Like It or Not, We Are All Leaders
By James S. Lin, MD
Leadership can be thrust upon you. In 2016 at Bagram Air Base in Afghanistan, a suicide bomber detonated near the starting line of a Veteran’s Day 5K fun run. At the time, a now-faculty member in my orthopaedic surgery department was part of Joint Special Operations Command (JSOC) deployed in Afghanistan. He served as an orthopaedic surgeon assigned to special forces teams downrange and had already been up for an entire day. Upon hearing of the bombing, he ran to the hospital where he would proceed to operate for 18 hours straight, performing surgery for not only musculoskeletal injuries but also emergency procedures such as bowel resections. I am confident that he already had many experiences being a leader as a US Army officer and as a surgeon, but this unique position of leadership was thrust upon him by the Taliban bomber who killed 5 Americans and wounded 16 others that day.
Years later, he shared this story with my co-residents and me and informed us that “You all are leaders, whether you like it or not”. The more I reflect upon this assertion, the truer it seems to be. Many of us likely chose our profession due to a passion for performing upper extremity surgery and compassion to heal those afflicted by injury or illness; our principal goal for pursuing this career may not necessarily have been to become “captain” or “quarterback” of the operating room. Nevertheless, the expectation of leadership is often thrust upon those in a certain position. In the National Football League (NFL), the starting quarterback is often a de facto team leader and almost always named as a captain. Likewise, the surgical team looks to the surgeon for leadership in the operating room setting. However, we should be aware of the distinction between authority and leadership. A leader is more than just someone who has seniority or holds authority from a certain position. For instance, an intern may be thrust into leadership by a deteriorating patient that he or she identifies on the floor. By employing clear and calm communication, the intern can coordinate the escalation of care that the patient requires. Similarly, the surgeon who consistently employs clear and calm communication in the operating room will go a long way in gaining the trust and confidence of the team tackling a challenging case.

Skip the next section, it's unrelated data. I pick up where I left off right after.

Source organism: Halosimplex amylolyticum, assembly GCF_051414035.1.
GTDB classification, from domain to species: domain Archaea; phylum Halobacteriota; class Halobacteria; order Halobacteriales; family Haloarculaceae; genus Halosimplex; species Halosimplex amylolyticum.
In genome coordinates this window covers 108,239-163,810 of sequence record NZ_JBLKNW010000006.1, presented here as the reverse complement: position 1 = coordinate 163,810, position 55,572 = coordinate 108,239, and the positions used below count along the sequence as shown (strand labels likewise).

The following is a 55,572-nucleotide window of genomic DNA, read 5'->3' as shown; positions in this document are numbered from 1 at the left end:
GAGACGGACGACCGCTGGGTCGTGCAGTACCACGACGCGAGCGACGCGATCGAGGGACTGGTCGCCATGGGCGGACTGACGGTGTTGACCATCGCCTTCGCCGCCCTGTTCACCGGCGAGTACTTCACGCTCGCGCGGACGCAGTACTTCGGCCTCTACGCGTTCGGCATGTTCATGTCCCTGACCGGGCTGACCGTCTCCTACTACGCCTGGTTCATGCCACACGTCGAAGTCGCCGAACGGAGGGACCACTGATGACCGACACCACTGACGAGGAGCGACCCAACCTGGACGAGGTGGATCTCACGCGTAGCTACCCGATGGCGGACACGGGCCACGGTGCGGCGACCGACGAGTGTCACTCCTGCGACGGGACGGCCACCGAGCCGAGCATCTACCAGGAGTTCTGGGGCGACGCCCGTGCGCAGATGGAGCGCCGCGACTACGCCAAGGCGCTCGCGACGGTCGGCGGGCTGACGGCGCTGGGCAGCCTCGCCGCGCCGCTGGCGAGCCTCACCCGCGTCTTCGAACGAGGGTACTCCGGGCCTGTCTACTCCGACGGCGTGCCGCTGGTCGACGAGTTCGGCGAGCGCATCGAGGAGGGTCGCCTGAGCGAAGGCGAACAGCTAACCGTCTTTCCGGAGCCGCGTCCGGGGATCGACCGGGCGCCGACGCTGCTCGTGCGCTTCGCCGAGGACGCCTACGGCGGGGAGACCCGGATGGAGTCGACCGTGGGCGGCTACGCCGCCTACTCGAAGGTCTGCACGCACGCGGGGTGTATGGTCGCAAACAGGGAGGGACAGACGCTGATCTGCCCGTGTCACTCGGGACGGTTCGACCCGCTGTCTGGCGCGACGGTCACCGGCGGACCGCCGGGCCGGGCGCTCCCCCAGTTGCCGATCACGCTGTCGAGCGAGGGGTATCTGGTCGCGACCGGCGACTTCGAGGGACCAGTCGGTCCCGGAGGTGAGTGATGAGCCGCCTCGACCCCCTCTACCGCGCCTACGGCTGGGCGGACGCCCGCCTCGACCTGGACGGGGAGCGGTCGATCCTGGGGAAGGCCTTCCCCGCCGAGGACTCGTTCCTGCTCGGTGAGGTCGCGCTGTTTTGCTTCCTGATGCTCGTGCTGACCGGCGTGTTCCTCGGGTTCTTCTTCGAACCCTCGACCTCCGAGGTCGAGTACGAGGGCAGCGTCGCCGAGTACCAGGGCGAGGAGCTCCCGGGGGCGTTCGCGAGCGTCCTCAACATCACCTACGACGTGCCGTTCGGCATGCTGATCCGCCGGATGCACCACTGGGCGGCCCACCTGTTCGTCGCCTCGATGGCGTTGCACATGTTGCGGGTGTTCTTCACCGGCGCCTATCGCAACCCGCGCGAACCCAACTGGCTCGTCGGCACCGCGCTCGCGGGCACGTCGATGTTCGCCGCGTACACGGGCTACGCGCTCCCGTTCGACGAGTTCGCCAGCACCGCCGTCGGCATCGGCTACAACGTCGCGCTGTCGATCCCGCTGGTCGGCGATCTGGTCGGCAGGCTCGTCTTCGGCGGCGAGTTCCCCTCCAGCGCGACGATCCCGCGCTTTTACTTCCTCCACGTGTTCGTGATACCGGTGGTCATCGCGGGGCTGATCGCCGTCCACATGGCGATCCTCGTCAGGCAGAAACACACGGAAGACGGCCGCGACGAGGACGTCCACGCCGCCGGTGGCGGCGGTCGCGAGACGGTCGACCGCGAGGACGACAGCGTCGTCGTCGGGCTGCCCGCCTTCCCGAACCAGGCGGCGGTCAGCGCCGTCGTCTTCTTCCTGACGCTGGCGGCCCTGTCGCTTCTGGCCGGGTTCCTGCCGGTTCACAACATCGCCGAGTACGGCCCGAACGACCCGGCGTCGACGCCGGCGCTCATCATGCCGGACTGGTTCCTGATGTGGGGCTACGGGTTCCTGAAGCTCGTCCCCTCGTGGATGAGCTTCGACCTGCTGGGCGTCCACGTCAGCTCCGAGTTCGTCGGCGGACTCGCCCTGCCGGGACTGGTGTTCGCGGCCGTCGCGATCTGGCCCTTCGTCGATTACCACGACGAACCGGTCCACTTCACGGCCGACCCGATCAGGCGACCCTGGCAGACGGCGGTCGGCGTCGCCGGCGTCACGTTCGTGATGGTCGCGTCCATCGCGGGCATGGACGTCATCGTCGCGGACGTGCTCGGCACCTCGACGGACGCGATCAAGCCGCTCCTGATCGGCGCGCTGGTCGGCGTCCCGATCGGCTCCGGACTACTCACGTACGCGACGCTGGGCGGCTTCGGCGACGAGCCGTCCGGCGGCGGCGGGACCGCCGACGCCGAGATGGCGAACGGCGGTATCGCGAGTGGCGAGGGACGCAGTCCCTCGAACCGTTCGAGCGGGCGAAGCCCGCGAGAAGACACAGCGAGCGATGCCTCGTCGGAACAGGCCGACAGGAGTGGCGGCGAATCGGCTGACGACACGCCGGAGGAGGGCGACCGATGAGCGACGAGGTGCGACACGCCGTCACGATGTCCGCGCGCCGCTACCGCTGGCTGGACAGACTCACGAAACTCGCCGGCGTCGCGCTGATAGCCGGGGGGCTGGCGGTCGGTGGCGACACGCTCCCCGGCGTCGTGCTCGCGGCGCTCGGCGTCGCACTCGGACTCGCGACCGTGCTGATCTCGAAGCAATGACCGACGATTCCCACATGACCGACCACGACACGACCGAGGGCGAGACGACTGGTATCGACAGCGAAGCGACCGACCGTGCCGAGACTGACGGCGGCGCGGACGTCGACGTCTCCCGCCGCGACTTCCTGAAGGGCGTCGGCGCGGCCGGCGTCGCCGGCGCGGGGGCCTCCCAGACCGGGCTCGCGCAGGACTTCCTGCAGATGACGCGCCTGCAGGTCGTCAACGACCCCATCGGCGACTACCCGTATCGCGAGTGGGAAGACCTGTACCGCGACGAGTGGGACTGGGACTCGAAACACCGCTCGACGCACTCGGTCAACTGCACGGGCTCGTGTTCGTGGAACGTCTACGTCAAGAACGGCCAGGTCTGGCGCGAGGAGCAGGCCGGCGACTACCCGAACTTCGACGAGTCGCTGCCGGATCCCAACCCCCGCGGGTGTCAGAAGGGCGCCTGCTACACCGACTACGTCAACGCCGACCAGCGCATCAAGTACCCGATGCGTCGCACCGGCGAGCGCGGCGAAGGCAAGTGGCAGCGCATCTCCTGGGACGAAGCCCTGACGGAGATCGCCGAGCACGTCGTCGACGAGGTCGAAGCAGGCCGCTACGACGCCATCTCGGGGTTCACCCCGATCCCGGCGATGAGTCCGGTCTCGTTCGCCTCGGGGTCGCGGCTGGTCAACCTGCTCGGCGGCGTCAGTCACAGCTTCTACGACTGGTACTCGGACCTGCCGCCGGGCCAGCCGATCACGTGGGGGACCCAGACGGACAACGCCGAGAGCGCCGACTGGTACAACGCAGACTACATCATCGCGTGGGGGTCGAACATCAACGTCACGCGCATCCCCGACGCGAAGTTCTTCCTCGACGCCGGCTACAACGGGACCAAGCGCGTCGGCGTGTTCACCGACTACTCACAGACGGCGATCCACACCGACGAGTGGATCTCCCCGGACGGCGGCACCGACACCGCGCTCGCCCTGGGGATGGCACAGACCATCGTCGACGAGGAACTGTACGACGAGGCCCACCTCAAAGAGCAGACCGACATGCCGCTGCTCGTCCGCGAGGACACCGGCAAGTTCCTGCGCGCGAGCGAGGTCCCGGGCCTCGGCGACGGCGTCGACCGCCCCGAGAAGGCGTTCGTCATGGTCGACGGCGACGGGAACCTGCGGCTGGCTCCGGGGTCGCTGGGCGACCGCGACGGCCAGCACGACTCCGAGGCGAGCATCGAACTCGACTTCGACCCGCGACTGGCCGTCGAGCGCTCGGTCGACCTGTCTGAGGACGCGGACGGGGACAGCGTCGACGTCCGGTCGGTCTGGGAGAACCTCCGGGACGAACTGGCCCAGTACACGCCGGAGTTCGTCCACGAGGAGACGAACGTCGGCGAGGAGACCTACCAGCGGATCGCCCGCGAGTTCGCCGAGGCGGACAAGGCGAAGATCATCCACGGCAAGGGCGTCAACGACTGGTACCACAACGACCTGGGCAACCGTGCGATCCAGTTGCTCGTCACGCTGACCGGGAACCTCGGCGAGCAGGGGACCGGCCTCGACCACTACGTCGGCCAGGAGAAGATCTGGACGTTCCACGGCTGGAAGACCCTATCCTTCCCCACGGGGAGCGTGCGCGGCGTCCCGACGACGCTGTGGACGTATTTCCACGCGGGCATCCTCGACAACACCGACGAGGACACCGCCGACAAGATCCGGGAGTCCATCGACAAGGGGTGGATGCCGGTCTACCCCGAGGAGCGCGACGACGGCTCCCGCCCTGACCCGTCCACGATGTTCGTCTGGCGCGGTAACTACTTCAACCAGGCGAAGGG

In the nascent days of the COVID-19 pandemic, the senior residents in my orthopaedics department were thrust into new and unique leadership roles. Almost overnight, the chiefs were tasked with creating new schedules that divided the residency program into two teams in order to minimize exposure and prevent a scenario where a critical mass of the orthopaedic workforce would be quarantined and no longer able to effectively care for patients. At the time, I found the actions of one chief resident especially memorable. He volunteered to take overnight call – shifts traditionally covered by second year residents – from anyone too anxious or unable to see consults in the emergency department during that period of uncertainty in the pandemic. The lesson is not that leaders put themselves in harm’s way, but that leaders put in more than they take out. Saying thank you to those who help clean the OR go a much longer way in terms of improving turnover time than simply telling the staff to hurry up. Better yet, the surgeon helping take out the trash and wiping down the tables himself or herself is a more convincing testament to the team that the surgeon is not just an authority figure, but a leader committed to having their backs and working towards a common goal. Likewise, the chief resident who willingly stays late with his or her team, performing work traditionally relegated to an intern, more effectively encourages the team getting through a challenging day than words alone.
Like it or not, we have all been thrust into leadership having entered this profession. Although our day-to-day circumstances and objectives may vary, it is up to us to put in, build our team up, and lead.